So far, we’ve discussed two types of tidal energy systems: kinetic and potential. However, these two categories encompass a wide range of different technologies. Now let’s take a closer look at some of the most common types of tidal systems.

Tidal Barrage

A tidal barrage is a structure that prevents water from flowing between two bodies of water. It is constructed across a narrow section of a river, estuary, or bay with a tidal range of more than 5 meters.

Tidal barrages operate on the same principles as hydroelectric dams, with the exception that tidal currents flow in both directions.

The main advantage of a tidal barrage is that it is very efficient at converting tidal energy into electricity. The downside is that they can be expensive to build, and they can have a significant environmental impact.

A tidal barrage will usually have turbines, waterwheels, sluice gates, embankments, and ship locks as part of the design.

A tidal barrage may be unidirectional or bidirectional and incorporate bulb turbines, straflo or rim turbines, and tubular turbines.

There are a number of tidal barrages in operation around the world, including the La Rance Tidal Power Station in France, the Sihwa Lake Tidal Power Station in South Korea, and the Rance Tidal Power Station in the United Kingdom.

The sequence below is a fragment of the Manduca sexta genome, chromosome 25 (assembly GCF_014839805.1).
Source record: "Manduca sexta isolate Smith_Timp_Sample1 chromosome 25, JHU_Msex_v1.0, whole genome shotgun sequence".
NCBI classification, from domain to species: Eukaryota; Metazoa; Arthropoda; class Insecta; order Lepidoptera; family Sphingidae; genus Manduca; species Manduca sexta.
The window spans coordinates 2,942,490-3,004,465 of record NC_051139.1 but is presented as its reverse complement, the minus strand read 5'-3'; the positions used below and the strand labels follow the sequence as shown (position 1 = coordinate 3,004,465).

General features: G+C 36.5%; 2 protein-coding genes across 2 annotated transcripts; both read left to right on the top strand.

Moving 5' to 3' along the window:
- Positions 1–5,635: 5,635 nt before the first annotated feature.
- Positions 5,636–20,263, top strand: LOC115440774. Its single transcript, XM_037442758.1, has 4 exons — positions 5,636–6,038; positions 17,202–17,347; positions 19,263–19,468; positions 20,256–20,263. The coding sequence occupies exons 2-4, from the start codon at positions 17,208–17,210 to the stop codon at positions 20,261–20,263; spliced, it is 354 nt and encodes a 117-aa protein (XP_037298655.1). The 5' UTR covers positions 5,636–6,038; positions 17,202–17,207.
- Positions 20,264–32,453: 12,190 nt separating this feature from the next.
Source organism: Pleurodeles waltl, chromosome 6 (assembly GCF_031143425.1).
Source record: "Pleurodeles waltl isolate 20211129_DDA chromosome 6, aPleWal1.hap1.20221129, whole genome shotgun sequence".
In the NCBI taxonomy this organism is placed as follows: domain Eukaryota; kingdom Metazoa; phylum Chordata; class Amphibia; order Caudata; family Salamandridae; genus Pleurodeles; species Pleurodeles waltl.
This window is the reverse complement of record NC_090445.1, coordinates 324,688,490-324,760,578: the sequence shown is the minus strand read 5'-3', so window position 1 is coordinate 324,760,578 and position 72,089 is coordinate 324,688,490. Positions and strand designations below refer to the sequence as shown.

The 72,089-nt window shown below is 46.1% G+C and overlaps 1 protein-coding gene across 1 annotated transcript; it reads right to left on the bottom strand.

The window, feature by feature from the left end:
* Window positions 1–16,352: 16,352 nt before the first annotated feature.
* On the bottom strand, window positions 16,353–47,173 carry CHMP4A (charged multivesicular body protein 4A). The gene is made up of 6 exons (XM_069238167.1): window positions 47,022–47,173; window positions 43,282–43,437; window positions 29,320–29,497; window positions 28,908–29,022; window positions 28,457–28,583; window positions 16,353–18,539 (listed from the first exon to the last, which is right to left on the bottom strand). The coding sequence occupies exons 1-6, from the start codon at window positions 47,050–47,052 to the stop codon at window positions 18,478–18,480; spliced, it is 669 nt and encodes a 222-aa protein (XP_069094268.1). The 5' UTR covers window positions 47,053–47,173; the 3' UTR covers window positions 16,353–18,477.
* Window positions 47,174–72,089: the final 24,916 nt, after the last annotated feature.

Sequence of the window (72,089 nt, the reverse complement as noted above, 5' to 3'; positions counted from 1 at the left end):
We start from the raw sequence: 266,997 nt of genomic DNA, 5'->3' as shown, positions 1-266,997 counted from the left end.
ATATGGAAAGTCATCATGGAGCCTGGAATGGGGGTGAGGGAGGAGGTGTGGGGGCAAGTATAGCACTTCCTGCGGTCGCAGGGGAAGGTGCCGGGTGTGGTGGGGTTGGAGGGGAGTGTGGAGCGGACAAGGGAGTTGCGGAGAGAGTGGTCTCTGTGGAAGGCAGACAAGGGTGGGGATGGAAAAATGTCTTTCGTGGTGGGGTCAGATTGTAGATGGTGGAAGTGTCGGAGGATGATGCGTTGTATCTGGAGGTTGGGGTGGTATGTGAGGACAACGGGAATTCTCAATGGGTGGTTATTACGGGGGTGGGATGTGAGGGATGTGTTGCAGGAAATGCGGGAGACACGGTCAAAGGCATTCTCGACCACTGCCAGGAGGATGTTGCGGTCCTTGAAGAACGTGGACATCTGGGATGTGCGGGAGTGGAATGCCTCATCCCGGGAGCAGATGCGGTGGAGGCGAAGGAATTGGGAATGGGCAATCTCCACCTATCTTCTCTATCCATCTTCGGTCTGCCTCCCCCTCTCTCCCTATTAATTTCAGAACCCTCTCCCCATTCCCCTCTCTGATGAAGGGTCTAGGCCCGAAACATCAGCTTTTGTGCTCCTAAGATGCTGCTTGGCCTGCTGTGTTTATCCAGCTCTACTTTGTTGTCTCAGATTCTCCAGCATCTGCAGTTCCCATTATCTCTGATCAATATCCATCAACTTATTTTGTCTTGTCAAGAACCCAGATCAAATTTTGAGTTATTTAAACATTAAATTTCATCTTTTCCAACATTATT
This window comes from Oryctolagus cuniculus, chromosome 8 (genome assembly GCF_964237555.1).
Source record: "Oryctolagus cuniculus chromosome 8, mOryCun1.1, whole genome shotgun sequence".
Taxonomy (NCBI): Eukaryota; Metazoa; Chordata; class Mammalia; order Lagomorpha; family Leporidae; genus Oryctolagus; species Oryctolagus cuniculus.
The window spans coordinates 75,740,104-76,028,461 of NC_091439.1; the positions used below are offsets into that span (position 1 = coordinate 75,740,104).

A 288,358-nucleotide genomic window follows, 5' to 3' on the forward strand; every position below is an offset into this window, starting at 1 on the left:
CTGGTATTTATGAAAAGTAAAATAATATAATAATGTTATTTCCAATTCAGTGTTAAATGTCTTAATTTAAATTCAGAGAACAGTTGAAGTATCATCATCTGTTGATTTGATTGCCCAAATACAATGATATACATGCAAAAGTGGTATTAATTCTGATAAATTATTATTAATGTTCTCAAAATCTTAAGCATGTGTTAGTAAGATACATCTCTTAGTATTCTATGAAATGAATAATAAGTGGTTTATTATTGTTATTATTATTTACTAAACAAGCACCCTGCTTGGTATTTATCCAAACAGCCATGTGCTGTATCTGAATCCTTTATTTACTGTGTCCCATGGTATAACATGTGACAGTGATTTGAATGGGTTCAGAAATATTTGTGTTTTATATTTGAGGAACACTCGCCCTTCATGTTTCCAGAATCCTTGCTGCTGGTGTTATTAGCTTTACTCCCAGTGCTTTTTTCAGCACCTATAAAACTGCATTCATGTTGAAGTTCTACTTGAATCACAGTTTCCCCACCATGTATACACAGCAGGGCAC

There are two types of tidal barrages: single-basin and double-basin.

Single Basin Tidal Barrages

Single-basin systems consist of a single basin and typically necessitate the construction of a barrage across a bay or estuary. In a single basin, there are three different ways to generate power.

Ebb generation

Ebb generation is a process that uses the falling tide to generate electricity. As the tide falls, it flows through the barrage and into the basin.

This causes the water level in the basin to rise, and as the tide continues to fall, it flows out of the basin and back into the river or estuary. This process is repeated over and over again to generate electricity.

Flood generation

During the flood tide, the sluice gates and turbines are maintained in a closed position until there is a significant hydrostatic head across the barrage.